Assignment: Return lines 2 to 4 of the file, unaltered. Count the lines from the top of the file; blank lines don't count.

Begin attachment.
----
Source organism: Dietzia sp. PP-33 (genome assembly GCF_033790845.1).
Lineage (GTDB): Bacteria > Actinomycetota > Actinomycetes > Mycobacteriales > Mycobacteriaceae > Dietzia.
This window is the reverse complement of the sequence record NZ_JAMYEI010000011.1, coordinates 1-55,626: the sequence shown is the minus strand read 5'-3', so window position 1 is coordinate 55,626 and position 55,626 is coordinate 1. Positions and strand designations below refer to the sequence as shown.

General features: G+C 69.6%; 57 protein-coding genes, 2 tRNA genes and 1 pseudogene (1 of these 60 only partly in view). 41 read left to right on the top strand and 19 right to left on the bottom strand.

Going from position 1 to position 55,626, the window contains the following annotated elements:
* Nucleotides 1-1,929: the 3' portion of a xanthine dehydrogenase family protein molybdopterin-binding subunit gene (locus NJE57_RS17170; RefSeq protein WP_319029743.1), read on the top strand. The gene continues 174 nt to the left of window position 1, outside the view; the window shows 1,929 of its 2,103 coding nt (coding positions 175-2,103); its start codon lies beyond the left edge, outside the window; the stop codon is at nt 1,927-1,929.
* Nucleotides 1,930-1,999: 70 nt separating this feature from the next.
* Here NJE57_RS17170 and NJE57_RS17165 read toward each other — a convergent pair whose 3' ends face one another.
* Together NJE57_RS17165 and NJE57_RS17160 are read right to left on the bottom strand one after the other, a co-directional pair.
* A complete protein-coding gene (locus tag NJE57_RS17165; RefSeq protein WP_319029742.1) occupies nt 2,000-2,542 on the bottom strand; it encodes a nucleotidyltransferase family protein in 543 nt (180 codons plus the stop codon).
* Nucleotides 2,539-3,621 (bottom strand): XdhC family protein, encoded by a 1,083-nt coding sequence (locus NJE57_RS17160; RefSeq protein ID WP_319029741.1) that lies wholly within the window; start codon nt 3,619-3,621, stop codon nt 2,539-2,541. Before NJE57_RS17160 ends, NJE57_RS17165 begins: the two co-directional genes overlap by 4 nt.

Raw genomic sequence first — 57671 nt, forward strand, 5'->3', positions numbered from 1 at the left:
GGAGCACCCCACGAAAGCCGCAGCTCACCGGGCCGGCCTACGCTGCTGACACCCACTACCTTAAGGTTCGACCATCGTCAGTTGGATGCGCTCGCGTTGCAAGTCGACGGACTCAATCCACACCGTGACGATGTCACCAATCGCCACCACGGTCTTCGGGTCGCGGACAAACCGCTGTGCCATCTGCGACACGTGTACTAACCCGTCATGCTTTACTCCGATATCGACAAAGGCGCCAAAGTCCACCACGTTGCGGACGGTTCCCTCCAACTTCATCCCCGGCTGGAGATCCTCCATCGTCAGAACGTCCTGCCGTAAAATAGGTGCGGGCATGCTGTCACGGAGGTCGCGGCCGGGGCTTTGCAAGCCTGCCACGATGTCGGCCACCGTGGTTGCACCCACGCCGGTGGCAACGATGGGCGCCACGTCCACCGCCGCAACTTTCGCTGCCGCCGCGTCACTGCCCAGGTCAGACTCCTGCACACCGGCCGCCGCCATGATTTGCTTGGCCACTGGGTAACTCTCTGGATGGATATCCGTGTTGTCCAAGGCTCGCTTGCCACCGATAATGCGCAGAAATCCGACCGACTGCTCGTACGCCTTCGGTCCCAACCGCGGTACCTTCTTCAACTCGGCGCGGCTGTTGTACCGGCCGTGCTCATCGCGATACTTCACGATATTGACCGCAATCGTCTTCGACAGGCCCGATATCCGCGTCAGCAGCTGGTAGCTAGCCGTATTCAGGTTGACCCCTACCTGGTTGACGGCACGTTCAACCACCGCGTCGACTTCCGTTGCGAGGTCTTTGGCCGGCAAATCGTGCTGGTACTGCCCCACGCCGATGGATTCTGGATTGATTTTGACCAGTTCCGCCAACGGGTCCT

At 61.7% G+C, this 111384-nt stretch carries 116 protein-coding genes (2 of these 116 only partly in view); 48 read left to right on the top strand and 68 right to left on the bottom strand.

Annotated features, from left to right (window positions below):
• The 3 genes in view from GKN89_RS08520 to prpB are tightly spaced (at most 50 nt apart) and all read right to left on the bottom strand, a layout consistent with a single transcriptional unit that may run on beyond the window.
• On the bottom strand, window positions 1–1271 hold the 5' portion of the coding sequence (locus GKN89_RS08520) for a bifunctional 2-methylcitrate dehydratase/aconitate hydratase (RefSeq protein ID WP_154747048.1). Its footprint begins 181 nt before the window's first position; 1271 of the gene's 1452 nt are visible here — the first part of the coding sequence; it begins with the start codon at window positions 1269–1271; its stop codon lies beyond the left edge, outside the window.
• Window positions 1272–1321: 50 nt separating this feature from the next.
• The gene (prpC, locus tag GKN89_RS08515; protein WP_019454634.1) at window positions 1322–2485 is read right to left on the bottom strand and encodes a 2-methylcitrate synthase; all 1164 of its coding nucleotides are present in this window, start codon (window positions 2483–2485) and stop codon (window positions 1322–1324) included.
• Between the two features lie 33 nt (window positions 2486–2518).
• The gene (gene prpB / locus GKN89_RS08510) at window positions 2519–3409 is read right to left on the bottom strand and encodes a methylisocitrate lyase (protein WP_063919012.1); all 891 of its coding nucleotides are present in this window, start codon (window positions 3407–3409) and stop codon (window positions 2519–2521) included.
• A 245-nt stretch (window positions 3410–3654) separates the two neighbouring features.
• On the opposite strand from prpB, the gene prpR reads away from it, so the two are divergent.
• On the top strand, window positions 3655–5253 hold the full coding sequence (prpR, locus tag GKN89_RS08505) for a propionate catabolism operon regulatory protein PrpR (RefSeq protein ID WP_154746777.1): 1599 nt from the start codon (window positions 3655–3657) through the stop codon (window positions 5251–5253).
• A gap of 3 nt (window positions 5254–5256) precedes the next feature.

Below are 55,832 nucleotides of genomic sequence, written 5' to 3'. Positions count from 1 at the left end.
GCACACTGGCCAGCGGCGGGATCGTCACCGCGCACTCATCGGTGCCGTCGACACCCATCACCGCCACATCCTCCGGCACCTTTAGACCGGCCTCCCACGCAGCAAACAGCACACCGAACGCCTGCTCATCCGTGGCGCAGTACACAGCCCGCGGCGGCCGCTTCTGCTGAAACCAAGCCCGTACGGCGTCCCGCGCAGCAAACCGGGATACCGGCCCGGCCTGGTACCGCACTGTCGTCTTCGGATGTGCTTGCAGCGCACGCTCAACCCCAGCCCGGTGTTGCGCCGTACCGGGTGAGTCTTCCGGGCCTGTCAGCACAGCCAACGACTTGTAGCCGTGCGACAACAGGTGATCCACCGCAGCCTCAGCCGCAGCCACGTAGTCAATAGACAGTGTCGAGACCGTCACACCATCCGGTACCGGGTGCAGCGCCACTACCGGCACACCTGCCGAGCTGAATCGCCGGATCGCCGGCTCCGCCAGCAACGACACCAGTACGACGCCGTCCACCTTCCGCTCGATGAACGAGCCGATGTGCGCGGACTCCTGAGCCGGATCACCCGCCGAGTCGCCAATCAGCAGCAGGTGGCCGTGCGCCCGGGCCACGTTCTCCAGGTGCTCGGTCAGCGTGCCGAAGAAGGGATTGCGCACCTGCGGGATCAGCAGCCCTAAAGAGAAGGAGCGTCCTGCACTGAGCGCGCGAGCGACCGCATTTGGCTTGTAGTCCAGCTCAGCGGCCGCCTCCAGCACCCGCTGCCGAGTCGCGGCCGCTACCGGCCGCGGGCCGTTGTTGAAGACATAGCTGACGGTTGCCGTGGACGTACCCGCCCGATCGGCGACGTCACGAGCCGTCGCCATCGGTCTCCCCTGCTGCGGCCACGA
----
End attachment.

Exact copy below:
Lineage (GTDB): Bacteria > Actinomycetota > Actinomycetes > Mycobacteriales > Mycobacteriaceae > Dietzia.
This window is the reverse complement of the sequence record NZ_JAMYEI010000011.1, coordinates 1-55,626: the sequence shown is the minus strand read 5'-3', so window position 1 is coordinate 55,626 and position 55,626 is coordinate 1. Positions and strand designations below refer to the sequence as shown.

General features: G+C 69.6%; 57 protein-coding genes, 2 tRNA genes and 1 pseudogene (1 of these 60 only partly in view). 41 read left to right on the top strand and 19 right to left on the bottom strand.